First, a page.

Weather variation affects the dispersal of grasshoppers beyond their elevational ranges Public Deposited
    1. Understanding how abiotic conditions influence dispersal patterns of organisms is important for understanding the degree to which species can track and persist in the face of changing climate.
    2. The goal of this study was to understand how weather conditions influence the dispersal pattern of multiple nonmigratory grasshopper species from lower elevation grassland habitats in which they complete their life‐cycles to higher elevations that extend beyond their range limits.
    3. Using over a decade of weekly spring to late‐summer field survey data along an elevational gradient, we explored how abundance and richness of dispersing grasshoppers were influenced by temperature, precipitation, and wind speed and direction. We also examined how changes in population sizes at lower elevations might influence these patterns.
    4. We observed that the abundance of dispersing grasshoppers along the gradient declined 4‐fold from the foothills to the subalpine and increased with warmer conditions and when wind flow patterns were mild or in the downslope direction. Thirty‐eight unique grasshopper species from lowland sites were detected as dispersers across the survey years, and warmer years and weak upslope wind conditions also increased the richness of these grasshoppers. The pattern of grasshoppers along the gradient was not sex biased. The positive effect of temperature on dispersal rates was likely explained by an increase in dispersal propensity rather than by an increase in the density of grasshoppers at low elevation sites.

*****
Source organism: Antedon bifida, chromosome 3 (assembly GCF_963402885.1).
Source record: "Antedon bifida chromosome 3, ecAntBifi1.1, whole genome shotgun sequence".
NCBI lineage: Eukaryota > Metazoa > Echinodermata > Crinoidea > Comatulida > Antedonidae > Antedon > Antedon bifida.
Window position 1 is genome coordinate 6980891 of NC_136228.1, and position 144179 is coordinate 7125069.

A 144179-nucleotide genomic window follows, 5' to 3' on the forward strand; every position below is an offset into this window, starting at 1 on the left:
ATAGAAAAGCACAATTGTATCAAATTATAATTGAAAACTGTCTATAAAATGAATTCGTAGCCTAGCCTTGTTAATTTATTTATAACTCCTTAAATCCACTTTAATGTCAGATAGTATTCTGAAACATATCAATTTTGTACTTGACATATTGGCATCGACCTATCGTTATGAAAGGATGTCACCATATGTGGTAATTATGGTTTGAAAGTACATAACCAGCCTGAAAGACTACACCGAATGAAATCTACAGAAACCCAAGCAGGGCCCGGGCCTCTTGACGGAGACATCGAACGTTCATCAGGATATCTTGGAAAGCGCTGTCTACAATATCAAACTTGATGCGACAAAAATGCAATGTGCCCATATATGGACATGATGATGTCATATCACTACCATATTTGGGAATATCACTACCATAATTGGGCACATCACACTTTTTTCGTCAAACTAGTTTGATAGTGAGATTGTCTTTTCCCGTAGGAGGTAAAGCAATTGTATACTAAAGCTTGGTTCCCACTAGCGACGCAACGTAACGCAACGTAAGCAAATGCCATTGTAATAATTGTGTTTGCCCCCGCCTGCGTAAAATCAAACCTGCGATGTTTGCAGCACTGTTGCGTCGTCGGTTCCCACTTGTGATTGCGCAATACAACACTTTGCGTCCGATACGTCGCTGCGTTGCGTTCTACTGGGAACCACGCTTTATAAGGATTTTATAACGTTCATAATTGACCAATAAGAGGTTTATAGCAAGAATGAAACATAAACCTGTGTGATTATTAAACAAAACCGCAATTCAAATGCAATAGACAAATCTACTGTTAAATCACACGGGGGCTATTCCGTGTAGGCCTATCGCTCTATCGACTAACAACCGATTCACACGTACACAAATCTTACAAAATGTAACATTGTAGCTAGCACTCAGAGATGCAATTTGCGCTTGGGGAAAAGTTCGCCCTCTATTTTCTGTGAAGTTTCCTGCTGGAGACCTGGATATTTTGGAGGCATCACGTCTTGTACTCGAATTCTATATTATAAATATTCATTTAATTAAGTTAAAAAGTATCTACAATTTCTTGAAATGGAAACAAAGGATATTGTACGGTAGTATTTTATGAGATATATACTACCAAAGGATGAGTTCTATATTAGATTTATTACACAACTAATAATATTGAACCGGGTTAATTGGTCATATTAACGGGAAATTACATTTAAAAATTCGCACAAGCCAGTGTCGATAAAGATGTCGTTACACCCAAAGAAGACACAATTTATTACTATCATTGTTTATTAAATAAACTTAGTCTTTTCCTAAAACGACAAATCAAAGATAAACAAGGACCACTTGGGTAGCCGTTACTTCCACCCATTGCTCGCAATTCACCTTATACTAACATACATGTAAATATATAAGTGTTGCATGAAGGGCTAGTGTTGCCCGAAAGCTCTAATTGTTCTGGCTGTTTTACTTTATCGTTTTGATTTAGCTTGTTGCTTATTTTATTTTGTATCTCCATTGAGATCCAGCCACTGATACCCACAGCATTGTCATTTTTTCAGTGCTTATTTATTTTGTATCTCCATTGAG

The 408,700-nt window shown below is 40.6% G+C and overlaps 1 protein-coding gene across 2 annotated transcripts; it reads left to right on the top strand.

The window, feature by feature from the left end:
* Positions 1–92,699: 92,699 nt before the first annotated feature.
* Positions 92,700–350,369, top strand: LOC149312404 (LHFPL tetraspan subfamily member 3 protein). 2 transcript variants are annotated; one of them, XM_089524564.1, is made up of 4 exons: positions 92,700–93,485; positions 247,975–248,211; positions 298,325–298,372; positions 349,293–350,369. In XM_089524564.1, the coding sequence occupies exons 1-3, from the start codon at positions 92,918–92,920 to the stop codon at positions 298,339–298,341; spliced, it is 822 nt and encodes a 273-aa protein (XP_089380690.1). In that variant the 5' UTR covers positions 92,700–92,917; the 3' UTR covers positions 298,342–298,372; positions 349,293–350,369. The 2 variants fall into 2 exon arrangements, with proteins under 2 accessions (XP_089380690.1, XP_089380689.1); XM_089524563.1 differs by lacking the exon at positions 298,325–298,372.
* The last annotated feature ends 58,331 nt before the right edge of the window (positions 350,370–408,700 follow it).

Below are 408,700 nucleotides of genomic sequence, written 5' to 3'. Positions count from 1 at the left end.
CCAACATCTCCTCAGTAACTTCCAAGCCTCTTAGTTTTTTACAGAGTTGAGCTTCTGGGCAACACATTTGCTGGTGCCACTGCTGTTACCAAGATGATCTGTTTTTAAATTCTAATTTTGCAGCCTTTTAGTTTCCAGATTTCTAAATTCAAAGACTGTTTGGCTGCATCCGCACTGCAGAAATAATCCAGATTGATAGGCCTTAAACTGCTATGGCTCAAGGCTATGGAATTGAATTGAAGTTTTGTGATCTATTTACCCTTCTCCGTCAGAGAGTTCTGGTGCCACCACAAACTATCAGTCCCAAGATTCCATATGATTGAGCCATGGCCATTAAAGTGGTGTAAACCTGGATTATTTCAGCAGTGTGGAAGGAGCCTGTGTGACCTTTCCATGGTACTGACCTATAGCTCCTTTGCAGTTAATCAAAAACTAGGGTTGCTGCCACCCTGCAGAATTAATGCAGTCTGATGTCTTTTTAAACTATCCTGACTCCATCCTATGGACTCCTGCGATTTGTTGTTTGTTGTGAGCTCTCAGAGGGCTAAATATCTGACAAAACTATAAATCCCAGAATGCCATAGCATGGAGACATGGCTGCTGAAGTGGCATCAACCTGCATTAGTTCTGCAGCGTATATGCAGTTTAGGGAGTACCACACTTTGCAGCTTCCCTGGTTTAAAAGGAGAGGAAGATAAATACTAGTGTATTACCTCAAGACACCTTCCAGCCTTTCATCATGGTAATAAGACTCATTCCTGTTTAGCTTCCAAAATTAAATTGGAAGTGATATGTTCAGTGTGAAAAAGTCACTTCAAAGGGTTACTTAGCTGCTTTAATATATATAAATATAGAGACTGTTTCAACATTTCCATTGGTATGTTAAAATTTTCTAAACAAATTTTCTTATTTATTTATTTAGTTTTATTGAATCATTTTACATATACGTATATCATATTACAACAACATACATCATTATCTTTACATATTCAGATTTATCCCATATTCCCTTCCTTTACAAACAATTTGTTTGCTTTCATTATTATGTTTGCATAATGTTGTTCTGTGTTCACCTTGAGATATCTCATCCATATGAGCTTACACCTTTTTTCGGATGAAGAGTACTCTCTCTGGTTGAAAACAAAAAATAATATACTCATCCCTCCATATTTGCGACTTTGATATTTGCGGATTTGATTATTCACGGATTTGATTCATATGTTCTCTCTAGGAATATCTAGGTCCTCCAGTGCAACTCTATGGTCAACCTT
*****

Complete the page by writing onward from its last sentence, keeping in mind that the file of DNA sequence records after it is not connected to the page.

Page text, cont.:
5. The results of this study support the hypothesis that the dispersal patterns of organisms are influenced by changing climatic conditions themselves and as such, that this context‐dependent dispersal response should be considered when modeling and forecasting the ability of species to respond to climate change.
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  • Publication of this article was funded by the University of Colorado Boulder Libraries Open Access Fund.
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  • 2020-12-04
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